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						Ozequesada 01
Almost Perfect

OZE Rods 1937 Ford hot rod

Text and Photos by Joe Greeves

The kit car industry has always appealed to the enthusiast who wants to build something from scratch, so that during the process, he can infuse his personality into every aspect of the vehicle. The build becomes somewhat of a learning session, giving the builder an intimate familiarization that would be otherwise unobtainable. An added benefit, there isn’t anyone better equipped to fix it if something should go wrong. That was the approach that intrigued Chris Quesada, living in Riverview, Florida. Like many of us, Chris caught the bug early on, and has been involved with cool custom vehicles since he was a child. “As a kid, I helped my dad, Chris Sr., and watched my uncle Michael paint cars. I knew I wanted to help and learn, and I started painting and airbrushing at the age of 15,” Chris recalls.

Chris began specializing in airbrushing all types of cars, but it was a ZZ Top video that changed everything. He decided that one day he would own a radical street rod like the one featured in the video, but it ended up being a long tedious process of buying, improving and selling up.

Over the years, several mini and full sized trucks, a 1969 Camaro and even a 1934 Chevy sedan spent time in Chris’s garage, but the dream of owning a custom street rod always remained. His goal was to build an original style vintage ride with a two-tone paint job, decked out in custom colors that would stand out from the crowd.

The search took a while, but finally in 2014, Chris located this OZE Rods Shop 1937 Ford street rod. It was a California car originally built in 2010, and thanks to its Golden State origins, it went through all their rigorous DOT inspections and passed with flying colors. For Chris however, it was just a starting point. Even though it was a complete turnkey car, it was not in his garage long before it was disassembled and painstakingly reassembled — a process that took a year and a half. During the tear down, he learned that the car had several unique features, like subtle taillights, an electric license plate that hinged downward with the ignition, and linear actuators that opened the doors, raised the hood and lifted the trunk. Some of those items were experiencing electrical gremlins, but were repaired during the rejuvenation process.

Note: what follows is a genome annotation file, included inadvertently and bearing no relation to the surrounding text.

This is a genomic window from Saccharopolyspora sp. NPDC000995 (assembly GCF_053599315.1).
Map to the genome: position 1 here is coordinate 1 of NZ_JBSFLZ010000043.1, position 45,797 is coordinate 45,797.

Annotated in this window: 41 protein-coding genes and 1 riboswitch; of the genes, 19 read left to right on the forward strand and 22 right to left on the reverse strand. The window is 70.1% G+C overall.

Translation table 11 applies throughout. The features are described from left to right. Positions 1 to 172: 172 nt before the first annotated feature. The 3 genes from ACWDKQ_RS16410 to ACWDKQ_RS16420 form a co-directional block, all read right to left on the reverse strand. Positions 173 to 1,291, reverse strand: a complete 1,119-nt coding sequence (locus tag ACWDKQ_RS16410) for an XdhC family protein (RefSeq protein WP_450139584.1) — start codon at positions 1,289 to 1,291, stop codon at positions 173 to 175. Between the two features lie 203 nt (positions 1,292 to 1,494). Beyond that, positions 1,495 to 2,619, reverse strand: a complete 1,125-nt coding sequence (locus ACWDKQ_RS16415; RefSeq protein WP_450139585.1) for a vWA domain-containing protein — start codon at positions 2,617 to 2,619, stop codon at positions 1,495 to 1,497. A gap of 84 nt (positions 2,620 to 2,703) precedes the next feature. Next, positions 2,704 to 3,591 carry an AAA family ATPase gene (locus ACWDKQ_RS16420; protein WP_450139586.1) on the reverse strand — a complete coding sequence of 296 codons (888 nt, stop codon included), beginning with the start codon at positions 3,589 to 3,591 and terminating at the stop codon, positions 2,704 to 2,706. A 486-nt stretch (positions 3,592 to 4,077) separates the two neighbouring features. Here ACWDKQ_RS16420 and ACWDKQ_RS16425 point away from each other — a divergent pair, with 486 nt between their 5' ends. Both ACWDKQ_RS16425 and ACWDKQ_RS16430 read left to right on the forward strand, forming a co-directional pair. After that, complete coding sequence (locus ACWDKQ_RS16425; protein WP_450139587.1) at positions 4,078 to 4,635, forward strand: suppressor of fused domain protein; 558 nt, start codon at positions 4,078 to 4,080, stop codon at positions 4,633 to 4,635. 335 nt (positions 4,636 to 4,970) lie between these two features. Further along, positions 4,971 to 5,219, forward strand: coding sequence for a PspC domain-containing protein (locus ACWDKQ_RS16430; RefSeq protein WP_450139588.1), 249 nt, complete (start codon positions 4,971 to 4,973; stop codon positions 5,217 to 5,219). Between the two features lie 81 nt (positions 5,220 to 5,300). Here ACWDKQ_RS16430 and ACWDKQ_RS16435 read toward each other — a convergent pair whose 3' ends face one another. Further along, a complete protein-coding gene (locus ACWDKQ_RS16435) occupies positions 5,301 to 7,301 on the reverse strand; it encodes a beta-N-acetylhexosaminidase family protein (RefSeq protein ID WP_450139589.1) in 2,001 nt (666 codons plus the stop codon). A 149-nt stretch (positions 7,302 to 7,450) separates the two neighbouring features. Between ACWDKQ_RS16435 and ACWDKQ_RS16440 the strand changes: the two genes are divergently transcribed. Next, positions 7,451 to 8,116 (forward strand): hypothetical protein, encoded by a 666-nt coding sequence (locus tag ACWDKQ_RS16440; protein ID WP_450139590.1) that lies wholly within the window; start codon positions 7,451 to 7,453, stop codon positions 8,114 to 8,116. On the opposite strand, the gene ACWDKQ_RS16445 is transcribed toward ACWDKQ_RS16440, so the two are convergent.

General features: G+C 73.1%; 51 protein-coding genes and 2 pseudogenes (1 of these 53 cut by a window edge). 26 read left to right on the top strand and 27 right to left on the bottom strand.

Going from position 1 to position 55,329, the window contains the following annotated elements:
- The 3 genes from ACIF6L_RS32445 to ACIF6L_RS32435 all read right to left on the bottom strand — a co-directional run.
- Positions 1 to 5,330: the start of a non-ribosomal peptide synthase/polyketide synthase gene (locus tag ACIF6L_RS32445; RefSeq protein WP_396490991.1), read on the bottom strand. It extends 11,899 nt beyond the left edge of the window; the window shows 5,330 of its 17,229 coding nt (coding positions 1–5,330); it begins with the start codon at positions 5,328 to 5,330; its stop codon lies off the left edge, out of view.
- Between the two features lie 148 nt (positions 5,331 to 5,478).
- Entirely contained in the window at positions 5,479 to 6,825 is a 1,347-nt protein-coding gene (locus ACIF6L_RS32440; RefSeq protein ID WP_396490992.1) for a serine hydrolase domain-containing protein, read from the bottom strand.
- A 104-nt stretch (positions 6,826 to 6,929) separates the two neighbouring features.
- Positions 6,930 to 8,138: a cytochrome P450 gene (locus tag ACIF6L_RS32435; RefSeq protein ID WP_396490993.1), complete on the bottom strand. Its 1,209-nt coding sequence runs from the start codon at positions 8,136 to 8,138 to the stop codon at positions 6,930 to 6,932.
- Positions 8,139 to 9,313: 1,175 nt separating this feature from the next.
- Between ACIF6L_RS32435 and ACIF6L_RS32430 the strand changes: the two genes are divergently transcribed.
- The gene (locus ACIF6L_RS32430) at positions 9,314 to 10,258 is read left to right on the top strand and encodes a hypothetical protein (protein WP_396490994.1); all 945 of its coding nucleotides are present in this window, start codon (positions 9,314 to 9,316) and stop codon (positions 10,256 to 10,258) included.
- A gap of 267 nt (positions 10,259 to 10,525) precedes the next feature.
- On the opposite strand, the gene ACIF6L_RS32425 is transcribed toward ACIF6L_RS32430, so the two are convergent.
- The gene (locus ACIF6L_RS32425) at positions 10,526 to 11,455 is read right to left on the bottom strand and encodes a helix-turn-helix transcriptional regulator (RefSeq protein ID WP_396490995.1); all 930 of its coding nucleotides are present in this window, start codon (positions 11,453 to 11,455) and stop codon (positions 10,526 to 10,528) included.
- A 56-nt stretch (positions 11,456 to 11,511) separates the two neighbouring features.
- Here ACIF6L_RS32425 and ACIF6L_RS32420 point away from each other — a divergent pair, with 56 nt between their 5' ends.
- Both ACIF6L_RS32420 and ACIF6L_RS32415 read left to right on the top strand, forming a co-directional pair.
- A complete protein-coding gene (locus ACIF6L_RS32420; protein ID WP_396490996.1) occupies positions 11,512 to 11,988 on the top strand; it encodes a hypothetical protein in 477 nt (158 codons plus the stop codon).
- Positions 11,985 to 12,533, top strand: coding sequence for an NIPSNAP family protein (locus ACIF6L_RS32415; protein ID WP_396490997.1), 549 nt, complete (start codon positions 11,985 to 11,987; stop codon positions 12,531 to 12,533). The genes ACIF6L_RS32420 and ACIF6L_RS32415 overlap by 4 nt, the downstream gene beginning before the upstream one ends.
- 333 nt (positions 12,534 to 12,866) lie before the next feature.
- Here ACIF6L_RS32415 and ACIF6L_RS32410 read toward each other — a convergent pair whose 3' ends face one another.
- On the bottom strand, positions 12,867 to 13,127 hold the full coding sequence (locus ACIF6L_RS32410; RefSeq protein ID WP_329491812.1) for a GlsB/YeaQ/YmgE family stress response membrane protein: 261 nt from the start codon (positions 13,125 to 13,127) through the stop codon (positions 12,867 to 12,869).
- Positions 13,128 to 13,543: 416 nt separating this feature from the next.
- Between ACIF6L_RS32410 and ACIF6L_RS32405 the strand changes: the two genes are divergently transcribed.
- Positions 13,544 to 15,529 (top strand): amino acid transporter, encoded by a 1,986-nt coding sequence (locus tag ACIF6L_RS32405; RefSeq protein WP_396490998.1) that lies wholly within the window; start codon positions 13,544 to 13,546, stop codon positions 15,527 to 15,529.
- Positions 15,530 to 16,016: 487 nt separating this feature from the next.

The detailed investigation was also a real eye opener, revealing the level of quality built-in in every aspect. Nothing is stock on this car and it starts with boxed frame rails and a tubular X-member from OZE Rods. They fabricated their own 4-Link with a Panhard bar to hold the limited-slip Ford 9-inch, equipped with Strange 35-spline axles and 3.23 gears. Up front, a Mustang II front suspension uses tubular upper and lower control arms along with 2-inch drop spindles. Air bags and Monroe shocks on each corner define the profile and ensure autocross-level response. Wilwood drilled and slotted rotors complete the package, guaranteeing this rod will stop on a dime. The chassis became a roller with 17x 8 and 20 x 10-inch Intro Emotion wheels, fully polished and wrapped in BFG Eagle GT rubber. The overbuilt chassis was necessary to prevent it from developing a barber pole twist from the high-performance engine slotted between the frame rails.